A Rubia by any other name…

September 20, 2015 in On Writing by Irulan Horner

Character names are so important to me, unlike in Shakespeare’s Romeo and Juliet, where they believed names didn’t matter, I believe a name defines who you are.

You can love or hate your own name, you can even change it or sometimes learn to grow into it, as I have done.

My characters’ names are often one of the first things I decide about them. Sometimes a character pops into my head fully formed and already named, other times it takes a bit of deliberating.

Rubia wasn’t always Rubia, she was Ruby, taken from a nickname of mine. But when hunting through my Wild Flowers field guide for names I discovered a plant called Rubia Peregrina, commonly called Wild Madder. Rubia derives from the Latin ruber, meaning red and the roots of this plant were used to make red dye. Peregrina possibly comes from the Latin peragrare meaning “to travel” or “to proceed”. So Rubia was the perfect name for my feisty red-haired faerie who must journey into the dangerous world Outside in order to save her clan.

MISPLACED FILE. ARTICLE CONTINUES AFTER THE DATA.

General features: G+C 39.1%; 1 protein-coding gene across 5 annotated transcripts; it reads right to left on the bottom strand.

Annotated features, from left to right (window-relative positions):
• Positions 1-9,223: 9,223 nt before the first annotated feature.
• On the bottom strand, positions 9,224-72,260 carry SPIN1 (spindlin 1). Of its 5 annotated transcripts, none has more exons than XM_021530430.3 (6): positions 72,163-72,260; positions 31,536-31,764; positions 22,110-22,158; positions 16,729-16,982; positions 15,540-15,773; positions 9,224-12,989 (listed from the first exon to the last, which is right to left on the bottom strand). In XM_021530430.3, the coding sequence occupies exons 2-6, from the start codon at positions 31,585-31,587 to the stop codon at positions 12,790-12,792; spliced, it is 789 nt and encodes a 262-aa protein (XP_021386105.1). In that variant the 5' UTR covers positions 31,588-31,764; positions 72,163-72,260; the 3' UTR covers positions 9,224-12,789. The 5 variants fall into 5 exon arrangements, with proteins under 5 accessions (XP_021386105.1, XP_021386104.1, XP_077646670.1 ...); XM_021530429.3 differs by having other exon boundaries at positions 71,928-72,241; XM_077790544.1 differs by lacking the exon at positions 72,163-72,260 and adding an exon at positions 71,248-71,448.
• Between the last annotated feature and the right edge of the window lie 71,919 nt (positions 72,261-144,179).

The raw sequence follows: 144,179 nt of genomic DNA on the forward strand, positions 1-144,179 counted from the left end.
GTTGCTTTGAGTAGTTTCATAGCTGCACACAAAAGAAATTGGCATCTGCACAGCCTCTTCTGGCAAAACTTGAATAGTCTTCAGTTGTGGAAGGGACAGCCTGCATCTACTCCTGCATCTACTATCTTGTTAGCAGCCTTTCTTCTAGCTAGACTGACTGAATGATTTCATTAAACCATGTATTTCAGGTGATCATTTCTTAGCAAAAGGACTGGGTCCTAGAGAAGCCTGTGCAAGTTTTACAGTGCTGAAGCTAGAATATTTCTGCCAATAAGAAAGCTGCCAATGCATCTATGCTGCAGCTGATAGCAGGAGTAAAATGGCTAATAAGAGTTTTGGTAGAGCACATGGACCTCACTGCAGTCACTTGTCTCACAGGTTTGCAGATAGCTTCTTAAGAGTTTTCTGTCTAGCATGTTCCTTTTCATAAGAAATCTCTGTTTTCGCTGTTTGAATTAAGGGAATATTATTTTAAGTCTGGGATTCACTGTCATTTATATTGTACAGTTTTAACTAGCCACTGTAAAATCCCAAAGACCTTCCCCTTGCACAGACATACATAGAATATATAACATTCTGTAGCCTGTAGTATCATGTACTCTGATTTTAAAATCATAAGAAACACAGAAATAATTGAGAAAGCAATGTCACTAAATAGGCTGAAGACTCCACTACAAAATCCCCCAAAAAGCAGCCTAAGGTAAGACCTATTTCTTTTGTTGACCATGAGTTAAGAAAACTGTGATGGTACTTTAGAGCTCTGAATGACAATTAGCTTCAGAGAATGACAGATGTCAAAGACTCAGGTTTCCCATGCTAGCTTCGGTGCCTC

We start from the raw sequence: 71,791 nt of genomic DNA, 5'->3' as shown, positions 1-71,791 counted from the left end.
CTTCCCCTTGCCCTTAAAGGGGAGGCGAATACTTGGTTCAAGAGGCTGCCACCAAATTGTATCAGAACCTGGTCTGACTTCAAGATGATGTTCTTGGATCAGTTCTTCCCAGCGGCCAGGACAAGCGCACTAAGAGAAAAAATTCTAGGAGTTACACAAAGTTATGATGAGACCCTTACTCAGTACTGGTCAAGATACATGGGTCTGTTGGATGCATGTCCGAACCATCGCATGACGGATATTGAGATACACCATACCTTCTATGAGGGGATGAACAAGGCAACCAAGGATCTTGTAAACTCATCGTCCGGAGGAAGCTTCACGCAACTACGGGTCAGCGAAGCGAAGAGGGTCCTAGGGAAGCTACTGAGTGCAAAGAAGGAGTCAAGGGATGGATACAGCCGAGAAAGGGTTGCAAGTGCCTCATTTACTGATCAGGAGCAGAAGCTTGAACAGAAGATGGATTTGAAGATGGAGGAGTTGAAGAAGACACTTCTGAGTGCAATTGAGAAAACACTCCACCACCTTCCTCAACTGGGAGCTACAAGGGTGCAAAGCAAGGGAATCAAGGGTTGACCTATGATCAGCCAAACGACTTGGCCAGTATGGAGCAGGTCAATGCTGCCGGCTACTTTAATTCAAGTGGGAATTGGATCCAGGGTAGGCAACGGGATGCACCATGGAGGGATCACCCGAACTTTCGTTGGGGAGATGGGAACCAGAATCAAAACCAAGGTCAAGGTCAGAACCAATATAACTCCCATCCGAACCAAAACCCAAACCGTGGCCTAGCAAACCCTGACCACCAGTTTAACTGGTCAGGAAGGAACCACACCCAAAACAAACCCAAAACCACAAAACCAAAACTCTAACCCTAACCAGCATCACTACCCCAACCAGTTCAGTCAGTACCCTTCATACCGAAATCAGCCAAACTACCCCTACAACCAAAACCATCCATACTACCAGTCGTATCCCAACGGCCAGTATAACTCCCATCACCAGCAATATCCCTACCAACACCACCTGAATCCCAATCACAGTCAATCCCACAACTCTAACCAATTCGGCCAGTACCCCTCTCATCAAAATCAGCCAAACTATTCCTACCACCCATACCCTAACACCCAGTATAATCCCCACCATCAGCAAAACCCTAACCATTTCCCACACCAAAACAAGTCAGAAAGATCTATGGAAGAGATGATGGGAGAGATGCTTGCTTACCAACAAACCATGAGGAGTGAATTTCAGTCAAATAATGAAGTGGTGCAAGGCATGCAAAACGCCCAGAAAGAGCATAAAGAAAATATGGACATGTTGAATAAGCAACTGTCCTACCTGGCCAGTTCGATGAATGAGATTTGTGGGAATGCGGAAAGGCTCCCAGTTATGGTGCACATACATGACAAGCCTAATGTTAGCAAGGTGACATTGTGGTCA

Buckthorn came fully formed and named. With his curly brown hair, cheeky smile and incorrigible behaviour he loves to make mischief all of his very own without any encouragement from me. I often find he leads me down a tangential path that I had never intended to take and often with delightful consequences. As a writer these are the magical moments when your story starts to write itself.

CorydalisWith the twins, Corydalis and Coronilla, I wanted their full names to be similar, but their nicknames to be very different, as are their personalities. Cory is named after a delicate yellow wallflower. She’s blonde, blue-eyed, beautiful and full of understanding and compassion. Nilla is named after a pink ring of flowers. She is a master of camouflage and a genius at mixing potions, with short brown hair and dark eyes.

CampionRubia’s parents and aunt have a dark and mysterious past. Their names needed to bind them together. Mother, Celandine – a bright yellow flower often mistaken for a buttercup. Father, Campion, an intense pink flower that butterflies love. Aunt, Valerian, the roots of the red variety can be used as a sedative. Not only do each of these plant names suit their characters, they are often the first three flowers to emerge in the spring.

For me each character name has been chosen with care. I know the names of all 58 of the clan members who live within my faerie Circle and I know most of the names of the characters Rubia meets along her journey. Some names, like Vetchling, Mezerion and Persicaria, lend themselves to darker character who will trick and misguide her. Whereas other names, such as Ptera, Betony and Gentian belong to those who will help Rubia to find what she’s looking for, the missing Source magic.